But all these things would be to no avail, if I had not taken the trouble to become friends with those to whom I minister. That is the bridge across the cultural divide. When the church began, it was multicultural. With the outpouring of the Spirit in Acts 2, God established multiculturalism as a primary feature of the church. The disciples found themselves praising God in the languages of all the nations of the known world. Jewish pilgrims coming for the Feast of Pentecost could hear them praising God in those foreign pagan languages that they thought they had left behind. They were looking forward to praising God in the Temple, singing the Psalms
The Native American sits next to the Congolese man to discuss the Pan-African/Swahili group. The Nigerian man greets the Anglo woman while the Myanmar-Burmese man speaks with the African American woman. The Rwandan and Eritean men take their seats and prepare to meet. This is not the opening of a United Nations session. This is the leadership team at RiverRock Church in Buffalo N.Y. sitting down together to ask the questions that will guide and shape their ministries.
Some may find it curious and even disorienting to sit in a service punctuated by shouts of “Amen” and excited warbles (or ululations) of African women in worship. What illuminates understanding is that many have lived their entire lives with racial disadvantage and/or in poverty or have come to America and Inner-city Buffalo as refugees—having survived extended and bloody civil wars, imprisonment, ethnic, tribal and interreligious conflicts, genocide, or other atrocities. To say their praise is heartfelt is an understatement. Prayer time at RiverRock includes a chorus of languages spoken by congregants who pray in their native language for the person sitting next to them. While the Lord’s Supper affords the diverse body the opportunity to review its common redemption through and in Christ—and in many ways models and announces the future. Bob Tice, 2012 doctor of ministry graduate and lead pastor at RiverRock, explains the climate that engenders such diversity: “Today we are facing epoch-like changes in terms of worldwide and multidirectional globalization. Culture and their peoples are interfacing and becoming interconnected geographically and relationally at a level never experienced before.” At RiverRock 17 different people groups are represented among the 200 who attend. But, Tice points out, unity in diversity demands more than a mere aggregate experience since this does not automatically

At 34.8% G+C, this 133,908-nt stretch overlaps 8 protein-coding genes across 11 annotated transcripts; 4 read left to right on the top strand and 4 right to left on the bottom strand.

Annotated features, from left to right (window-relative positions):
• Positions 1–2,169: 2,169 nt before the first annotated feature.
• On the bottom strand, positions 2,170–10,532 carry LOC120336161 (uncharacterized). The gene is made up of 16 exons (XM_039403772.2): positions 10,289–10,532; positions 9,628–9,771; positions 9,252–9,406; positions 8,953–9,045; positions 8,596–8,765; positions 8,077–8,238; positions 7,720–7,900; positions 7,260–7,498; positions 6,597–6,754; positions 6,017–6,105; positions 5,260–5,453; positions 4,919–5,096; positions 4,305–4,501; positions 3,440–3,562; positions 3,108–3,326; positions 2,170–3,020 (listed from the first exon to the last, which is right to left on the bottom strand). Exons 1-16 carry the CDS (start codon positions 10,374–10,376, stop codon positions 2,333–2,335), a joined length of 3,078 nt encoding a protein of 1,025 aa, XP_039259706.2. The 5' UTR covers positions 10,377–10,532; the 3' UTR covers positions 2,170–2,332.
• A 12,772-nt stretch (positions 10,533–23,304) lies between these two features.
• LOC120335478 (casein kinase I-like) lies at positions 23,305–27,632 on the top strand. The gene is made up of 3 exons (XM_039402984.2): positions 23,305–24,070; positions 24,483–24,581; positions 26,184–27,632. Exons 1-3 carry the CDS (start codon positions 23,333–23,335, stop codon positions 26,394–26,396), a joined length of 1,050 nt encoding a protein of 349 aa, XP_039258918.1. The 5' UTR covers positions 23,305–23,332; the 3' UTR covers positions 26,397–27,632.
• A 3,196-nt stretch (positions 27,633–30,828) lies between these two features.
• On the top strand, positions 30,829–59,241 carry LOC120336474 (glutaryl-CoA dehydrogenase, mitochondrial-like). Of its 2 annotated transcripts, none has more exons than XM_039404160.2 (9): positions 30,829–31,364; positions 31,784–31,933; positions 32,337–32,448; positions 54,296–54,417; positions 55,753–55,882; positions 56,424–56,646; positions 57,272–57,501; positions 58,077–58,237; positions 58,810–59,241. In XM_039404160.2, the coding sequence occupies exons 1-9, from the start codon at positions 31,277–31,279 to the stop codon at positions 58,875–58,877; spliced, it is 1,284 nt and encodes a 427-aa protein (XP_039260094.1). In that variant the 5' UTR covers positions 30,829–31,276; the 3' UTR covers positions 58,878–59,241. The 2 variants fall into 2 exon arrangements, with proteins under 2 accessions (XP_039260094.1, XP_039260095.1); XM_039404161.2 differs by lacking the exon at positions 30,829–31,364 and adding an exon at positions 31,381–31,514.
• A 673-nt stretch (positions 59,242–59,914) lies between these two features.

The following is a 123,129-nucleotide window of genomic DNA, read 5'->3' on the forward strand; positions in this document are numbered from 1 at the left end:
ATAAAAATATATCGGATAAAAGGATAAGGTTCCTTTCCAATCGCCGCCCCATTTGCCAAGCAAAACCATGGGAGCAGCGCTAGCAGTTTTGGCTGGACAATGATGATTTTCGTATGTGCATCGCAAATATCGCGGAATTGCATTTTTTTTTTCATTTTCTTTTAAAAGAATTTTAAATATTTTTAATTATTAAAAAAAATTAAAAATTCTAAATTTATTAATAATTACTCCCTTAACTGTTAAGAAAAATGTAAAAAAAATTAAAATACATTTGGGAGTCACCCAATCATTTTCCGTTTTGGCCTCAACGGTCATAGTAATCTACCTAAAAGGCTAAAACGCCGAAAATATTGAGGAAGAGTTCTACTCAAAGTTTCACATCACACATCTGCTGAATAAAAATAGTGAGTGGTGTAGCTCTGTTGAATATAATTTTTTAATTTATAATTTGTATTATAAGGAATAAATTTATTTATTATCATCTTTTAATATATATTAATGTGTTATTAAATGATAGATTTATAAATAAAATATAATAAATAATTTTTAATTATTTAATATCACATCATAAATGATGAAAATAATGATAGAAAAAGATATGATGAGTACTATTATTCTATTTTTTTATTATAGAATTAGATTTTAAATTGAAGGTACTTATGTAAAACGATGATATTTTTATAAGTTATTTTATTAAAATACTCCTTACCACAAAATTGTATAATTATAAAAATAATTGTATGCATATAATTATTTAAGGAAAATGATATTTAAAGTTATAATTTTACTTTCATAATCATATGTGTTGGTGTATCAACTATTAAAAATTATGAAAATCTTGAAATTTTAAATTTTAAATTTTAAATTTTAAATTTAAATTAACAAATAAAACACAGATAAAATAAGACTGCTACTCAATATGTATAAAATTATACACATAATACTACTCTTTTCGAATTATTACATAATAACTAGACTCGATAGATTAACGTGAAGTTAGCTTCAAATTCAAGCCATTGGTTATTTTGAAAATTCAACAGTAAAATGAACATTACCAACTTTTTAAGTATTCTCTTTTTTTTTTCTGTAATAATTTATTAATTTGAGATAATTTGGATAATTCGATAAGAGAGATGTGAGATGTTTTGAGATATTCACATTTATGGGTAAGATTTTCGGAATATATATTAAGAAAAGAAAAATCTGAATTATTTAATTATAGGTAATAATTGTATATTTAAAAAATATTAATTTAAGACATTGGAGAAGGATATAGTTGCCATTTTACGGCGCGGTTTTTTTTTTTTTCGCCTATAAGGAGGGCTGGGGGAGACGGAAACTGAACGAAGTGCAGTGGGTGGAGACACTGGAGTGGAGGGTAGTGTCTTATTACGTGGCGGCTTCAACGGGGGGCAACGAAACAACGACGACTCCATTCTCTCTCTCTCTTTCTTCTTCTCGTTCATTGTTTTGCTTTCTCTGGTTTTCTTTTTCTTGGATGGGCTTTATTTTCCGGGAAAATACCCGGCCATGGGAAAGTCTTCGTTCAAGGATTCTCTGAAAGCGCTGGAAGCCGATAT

produce authentic community. Diversity must be openly acknowledged and addressed and it must be celebrated as an intrinsic and explicit part of the very Gospel if authentic biblical community is hoped for. So how does a church build true community and meaningful communication across racial, cultural, linguistic, socio-cultural and gender lines? How do they approach worship, spirituality and outreach? What concrete ways can it address conflict and reconciliation? It’s an ongoing process that permeates all aspects of the church. ■ Develop meaningful relationships across leadership and members in ways that “flesh out authentically the DNA of Ephesians and the rest of the New Testament” ■ Lead others in the ministry of inclusion at the church wide level—modeling genuine multicultural relationships ■ Intentionally work at cross-cultural musicality: combining instruments indigenous to different cultures, and assembling teams from across the spectrum of stylistic orientation (tempo, beat, rhythm) ■ Make the effort to find a distinctive music style above and beyond the individual components of the cultures in a sort of synergy through combination ■ Experiment with singing songs whose melodies may be familiar, yet sung in various native languages Continued on page 4
Zip-front fleece sweatshirts $40 ▪ Ball caps $15 ▪ T-shirts $12 ▪ Mugs $5 ▪ Window decals $2 To order contact Sarah Champignon at 585.594.6800 or firstname.lastname@example.org . Give your name, email or phone number, quantity, and size, as needed. Pick up and pay for your order at the reception desk at the Seminary (Rochester campus) or inquire about shipping.
Scholarship for Ethnic Diversity Grows Thanks to the generous response of several donors in recent months, the value of the Babcock Scholarship for Ethnic Diversity increased to nearly $40,000. This growth in endowed funds increases annual scholarships to $2,000 for students of African American or Hispanic descent. The scholarship is named for retired assistant dean, Brian Babcock, a strong advocate of ethnic diversity at Northeastern Seminary. If you are interested in supporting the Babcock Scholarship, please send your gift to Northeastern Seminary, 2265 Westside Dr., Rochester, NY 14264 or give online at www.nes.edu/onlinegiving .
(Unity in Diversity continued) ■
April 16, 2012 8:30-11 a.m. Garlock Dining Commons Ellen Stowe Room Roberts Wesleyan College 2301 Westside Drive Rochester, NY 14624
It’s occurring in all sorts of churches—that exodus away from the faith as young people become adults.
So how do you create a climate that anchors youth in their faith for the long haul? Network with other ministry leaders and discuss how to stop the fade away from faith that is all too common. Take a look at the current landscape and pursue a hope for beyond the fade. Register online for this FREE breakfast gathering.